Rejecting that phase of art is like rejecting ’Hamlet’. The Hamlet story in Saxo Grammaticus takes about a page. That’s all there is - the rest is elaborate hesitations, projections, variations. All based on inactivity.

An acid trip is also like a nervous breakdown. Everything seems unreal and yet vivid. This is also a good basis for writing a long poem.

There is boundless freedom in poetry today but the point is having something to say. If you don’t have those world-scale doubts then it all shrinks down to a simple story. Hamlet kills his uncle and gets on with ruling. The End.

My work on poetry is mainly about that ‘national nervous breakdown’, the convulsive derepression in the later 60s and 1970s and the rollback of conformism and repression in the 1980s. The work covers the 1950s and the 1990s, even the 1940s, but those periods belong to a different story and the work would have more unity if they were just taken out. because it doesn’t have unity, it can take on dozens of eccentric figures who don’t fit into the main story, if only because of the date they were born and the corollary of when they were formed and found themselves. This is the ‘permanent nervous breakdown’ aspect, that the work obviously doesn’t pass the test of coherence, and further that I could have tried (maybe for 100 years) to find a way of fitting all the data into the same pattern. What we actually have is a lot of data that is fitted into six or eight quite separate patterns. It would obviously be more coherent if it was just the history of left-wing poetry and I’d cut out 12 or 15 Christian poets in whom I was very interested.

A brief trip to iMDB suggests that the director of ‘Magic Christian’ made sex films during the 1970s. This bears out Matthew Sweet but still does not allow recuperation of dreck. I just don't accept those films as the mainline of English cinema. People made them to stay afloat during an industrial crisis. The question of why better films could not get financed and made is still urgent. Part of it was a collapse of shared fictions. No wonder groups like the feminists wanted to pull out of the 'central current'.

Sweet says further that the grossness of the sex comedies and their numbing de-repression led to 'the romantic and conservative ... emphasis upon starched wing-collars and tasteful homoerotica' as a reaction, in 80s British cinema. This also says a great deal about 80s poetry. All that hushed good taste.

Sweet and Alexander Walker give amazingly different versions of film in the 70s but both are important books. This tells me how I want 'Affluence' to be: someone else could write a completely different interpretation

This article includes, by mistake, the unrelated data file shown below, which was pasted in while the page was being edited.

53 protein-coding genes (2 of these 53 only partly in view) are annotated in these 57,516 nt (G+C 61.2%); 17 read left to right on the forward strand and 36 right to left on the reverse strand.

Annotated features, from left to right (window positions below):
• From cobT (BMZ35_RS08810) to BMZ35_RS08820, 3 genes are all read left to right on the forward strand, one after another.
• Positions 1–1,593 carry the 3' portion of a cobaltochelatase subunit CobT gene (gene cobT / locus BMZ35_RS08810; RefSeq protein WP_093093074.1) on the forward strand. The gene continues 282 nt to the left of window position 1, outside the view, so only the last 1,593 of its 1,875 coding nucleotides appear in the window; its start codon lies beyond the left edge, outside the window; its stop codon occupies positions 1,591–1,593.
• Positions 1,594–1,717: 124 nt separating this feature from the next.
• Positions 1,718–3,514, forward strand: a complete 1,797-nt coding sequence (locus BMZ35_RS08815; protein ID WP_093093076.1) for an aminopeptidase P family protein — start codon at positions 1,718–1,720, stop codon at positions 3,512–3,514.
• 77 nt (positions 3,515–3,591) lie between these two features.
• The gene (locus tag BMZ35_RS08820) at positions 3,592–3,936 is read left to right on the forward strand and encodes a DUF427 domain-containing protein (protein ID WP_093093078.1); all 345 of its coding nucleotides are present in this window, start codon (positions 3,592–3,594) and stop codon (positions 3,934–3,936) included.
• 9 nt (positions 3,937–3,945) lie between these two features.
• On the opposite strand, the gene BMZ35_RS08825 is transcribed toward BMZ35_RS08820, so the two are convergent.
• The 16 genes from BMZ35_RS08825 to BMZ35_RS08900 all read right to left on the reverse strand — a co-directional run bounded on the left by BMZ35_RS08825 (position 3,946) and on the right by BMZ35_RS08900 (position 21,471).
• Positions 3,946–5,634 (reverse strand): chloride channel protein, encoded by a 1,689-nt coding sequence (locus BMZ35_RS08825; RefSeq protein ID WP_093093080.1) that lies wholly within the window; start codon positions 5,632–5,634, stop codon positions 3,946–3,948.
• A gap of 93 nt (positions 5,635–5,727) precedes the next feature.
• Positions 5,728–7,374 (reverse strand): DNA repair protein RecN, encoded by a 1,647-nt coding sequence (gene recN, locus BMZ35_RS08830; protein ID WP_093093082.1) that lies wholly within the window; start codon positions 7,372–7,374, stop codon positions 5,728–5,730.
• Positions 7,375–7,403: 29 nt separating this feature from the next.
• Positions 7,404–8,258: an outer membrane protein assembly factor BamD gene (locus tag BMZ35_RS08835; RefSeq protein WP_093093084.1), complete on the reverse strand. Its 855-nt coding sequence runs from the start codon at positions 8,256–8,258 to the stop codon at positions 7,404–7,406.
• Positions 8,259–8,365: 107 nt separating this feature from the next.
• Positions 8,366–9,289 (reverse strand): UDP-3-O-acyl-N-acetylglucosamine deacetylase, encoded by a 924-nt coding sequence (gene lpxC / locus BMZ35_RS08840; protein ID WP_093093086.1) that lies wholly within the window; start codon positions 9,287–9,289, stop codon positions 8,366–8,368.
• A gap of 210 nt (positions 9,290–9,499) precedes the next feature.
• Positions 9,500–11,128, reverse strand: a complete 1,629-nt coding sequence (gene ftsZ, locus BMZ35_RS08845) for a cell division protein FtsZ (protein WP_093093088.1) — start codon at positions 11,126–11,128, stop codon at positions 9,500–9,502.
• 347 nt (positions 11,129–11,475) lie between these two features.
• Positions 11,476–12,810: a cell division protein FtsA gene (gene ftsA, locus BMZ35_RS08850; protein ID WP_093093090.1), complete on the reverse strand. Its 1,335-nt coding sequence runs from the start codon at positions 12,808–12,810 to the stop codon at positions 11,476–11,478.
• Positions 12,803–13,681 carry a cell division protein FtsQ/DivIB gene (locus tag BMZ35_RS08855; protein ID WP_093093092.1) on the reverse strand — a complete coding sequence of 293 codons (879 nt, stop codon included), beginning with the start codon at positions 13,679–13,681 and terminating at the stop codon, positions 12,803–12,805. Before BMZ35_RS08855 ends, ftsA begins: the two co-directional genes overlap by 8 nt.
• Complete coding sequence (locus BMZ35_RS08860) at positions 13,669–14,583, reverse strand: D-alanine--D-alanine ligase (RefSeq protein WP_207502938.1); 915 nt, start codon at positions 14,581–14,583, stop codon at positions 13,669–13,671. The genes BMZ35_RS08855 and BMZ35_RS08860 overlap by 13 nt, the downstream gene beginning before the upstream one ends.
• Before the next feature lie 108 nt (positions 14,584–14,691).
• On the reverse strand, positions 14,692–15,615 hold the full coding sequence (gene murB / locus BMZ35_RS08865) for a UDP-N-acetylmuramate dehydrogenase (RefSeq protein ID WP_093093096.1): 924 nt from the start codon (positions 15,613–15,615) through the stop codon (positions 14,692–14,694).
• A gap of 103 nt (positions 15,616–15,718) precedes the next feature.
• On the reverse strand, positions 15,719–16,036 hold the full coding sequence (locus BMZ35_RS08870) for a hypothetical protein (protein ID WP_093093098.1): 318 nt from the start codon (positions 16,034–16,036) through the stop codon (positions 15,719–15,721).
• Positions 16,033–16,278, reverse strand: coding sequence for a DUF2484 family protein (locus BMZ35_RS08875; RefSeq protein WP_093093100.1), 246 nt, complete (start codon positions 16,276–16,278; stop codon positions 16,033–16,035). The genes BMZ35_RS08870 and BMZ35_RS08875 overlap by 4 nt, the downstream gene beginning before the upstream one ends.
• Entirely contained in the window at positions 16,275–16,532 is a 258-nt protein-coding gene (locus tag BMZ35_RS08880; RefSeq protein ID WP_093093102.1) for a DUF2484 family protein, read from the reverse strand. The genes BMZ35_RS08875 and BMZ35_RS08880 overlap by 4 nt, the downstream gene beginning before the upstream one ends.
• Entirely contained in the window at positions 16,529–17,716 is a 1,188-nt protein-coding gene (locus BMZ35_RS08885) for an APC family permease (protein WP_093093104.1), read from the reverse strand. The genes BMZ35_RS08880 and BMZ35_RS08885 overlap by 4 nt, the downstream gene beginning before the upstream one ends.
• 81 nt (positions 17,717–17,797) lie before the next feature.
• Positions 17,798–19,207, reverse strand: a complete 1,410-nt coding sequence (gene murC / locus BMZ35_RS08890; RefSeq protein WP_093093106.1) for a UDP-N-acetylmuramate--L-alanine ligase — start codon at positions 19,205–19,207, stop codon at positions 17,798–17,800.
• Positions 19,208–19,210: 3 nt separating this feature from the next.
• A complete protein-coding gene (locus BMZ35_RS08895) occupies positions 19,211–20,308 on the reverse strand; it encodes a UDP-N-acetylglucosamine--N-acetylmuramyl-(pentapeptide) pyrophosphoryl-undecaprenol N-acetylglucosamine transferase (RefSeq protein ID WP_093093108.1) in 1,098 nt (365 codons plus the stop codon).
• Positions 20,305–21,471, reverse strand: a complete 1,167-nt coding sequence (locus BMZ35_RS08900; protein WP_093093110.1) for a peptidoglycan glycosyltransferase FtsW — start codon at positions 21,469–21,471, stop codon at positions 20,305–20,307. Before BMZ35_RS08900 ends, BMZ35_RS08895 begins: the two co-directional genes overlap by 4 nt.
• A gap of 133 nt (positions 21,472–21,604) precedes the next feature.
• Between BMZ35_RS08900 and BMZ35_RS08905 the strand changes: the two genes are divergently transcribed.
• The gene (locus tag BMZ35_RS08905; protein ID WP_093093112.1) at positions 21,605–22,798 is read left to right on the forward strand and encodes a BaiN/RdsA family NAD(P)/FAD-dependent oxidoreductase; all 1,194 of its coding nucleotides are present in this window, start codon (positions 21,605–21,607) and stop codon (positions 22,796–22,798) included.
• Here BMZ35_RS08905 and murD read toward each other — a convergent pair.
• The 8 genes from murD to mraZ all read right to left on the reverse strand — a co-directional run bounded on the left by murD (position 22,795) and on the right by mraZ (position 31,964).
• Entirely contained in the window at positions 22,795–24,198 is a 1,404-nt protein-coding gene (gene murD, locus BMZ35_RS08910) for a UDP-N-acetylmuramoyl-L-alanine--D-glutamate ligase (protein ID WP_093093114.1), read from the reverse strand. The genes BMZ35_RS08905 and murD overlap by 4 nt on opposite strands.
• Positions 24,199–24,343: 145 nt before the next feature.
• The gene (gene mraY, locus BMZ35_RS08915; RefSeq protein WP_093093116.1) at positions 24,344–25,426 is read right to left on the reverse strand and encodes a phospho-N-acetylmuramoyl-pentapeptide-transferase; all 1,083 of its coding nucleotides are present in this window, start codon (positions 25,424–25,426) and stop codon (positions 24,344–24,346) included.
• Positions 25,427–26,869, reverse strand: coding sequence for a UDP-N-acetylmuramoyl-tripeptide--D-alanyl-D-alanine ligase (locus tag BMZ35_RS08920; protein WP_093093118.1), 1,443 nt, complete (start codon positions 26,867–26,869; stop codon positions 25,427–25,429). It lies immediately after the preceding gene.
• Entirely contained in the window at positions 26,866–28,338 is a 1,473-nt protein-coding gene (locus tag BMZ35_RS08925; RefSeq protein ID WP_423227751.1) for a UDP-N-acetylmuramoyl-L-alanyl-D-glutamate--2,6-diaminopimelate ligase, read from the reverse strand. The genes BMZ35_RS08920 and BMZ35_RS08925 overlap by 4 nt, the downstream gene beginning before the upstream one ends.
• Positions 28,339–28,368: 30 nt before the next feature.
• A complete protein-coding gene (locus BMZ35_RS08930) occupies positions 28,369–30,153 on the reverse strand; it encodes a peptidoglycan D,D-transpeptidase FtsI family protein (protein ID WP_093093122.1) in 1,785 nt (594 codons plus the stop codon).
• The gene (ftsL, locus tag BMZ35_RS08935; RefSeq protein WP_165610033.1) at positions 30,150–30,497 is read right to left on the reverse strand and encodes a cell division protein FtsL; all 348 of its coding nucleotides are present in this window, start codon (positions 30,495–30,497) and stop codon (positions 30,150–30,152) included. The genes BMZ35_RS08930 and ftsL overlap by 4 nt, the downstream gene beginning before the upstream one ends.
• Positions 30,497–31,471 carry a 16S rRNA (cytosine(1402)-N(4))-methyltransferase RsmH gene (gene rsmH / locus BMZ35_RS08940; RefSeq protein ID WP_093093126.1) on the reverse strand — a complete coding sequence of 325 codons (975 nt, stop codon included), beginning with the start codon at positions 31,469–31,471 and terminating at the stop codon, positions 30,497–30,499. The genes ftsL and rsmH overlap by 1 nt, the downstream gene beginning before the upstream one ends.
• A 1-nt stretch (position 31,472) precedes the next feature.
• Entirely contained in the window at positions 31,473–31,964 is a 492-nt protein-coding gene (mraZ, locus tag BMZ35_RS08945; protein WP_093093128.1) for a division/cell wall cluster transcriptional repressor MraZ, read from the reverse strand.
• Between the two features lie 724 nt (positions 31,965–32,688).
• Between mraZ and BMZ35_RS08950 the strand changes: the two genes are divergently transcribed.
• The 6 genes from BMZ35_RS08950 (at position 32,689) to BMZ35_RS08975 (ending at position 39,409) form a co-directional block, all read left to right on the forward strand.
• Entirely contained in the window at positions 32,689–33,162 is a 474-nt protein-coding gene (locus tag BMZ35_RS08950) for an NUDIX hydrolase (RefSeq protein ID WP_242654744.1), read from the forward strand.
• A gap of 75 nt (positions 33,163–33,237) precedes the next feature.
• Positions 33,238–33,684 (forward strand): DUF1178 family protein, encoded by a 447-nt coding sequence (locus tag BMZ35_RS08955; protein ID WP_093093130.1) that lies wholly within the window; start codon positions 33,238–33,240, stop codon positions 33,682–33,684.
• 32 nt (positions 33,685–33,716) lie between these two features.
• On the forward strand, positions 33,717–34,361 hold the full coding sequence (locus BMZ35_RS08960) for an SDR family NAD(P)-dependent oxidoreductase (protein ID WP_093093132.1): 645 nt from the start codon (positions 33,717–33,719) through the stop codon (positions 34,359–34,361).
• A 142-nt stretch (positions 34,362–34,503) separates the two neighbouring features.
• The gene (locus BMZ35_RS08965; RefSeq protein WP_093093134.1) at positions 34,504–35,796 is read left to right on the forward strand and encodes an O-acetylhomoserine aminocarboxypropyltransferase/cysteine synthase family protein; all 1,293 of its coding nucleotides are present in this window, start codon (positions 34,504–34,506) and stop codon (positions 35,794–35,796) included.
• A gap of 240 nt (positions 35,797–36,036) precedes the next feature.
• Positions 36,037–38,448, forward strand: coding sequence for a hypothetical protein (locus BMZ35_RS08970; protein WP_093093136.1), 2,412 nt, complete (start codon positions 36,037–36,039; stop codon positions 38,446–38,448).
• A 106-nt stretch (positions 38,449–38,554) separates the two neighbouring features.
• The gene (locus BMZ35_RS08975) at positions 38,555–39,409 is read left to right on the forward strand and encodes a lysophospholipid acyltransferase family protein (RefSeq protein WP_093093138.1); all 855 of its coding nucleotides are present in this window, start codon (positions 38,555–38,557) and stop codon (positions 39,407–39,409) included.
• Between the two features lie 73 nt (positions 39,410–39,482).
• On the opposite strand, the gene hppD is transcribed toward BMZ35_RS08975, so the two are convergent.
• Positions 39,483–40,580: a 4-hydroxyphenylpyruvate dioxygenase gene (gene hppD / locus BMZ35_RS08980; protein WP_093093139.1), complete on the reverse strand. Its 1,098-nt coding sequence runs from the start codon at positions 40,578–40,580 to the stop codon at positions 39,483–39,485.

Robert Murphy's 'British Sixties Cinema' says that indigenous comic films collapsed after 1965. This is in the middle of a boom. Also, comedy had never really succumbed, it goes back to the 1920s or even earlier, it never stopped. So if films stopped being funny after 1965 this is part of the 'nervous breakdown' and it means that people were so uncertain they couldn't tell what was new and strange from what was simply absurd and comic. Murphy lists all the Peter Sellers films which aren't funny - incredible, he was the best thing English cinema had. Those films are so bad they are easy to forget, but if you dredge them up you see something rotting and disintegrating. One aspect of this is overtly comic films fluffing the jokes and getting into sexual titillation as a way of appealing. Maybe this is relaxing, anti-authoritarian, pleasurable, in ways closely resembling humour, but surely people wanted comic films. Anyway the fatal slide towards 'Come Play With Me' is already happening in 1965. Once you have unfunny comic films the arrival of unfunny 'sex comedies' is predictable.

The Owl

I picked up a volume of the Transactions of the Gaelic Society of Glasgow and saw a study and edition of a 16th century poem called Oran an comhachag, the song of the owl. I noticed that several stanzas start with the phrase ‘Chi mi’ (I saw). This is like the phrase I picked out as repeating in Sorley MacLean’s poems (in Centre-periphery, p.199). Maybe Sorley got it specifically from this poem. It sounds like a stock formula. I wish I knew more about Gaelic poetry so as to find out. ‘Song of The Owl’ seems to be about a bird which had lived for centuries and seen the woods grow, be cut down, reseed, and grow again. The owl lives on a crag by Ben Nevis, the highest point of these islands. Owls have notoriously good eyesight.

Minority cultures

I heard an announcement of Stephen Watts’ bibliography of poetry in minority languages published in England.(circa 1998? 2000?) What do you say to someone who tries to sell you a list of all the books you don’t know how to read?

I left all this material out of ‘Affluence’. I said no to megalomania, just for once. Leaving out material you don’t understand and haven’t read is often a sensible move.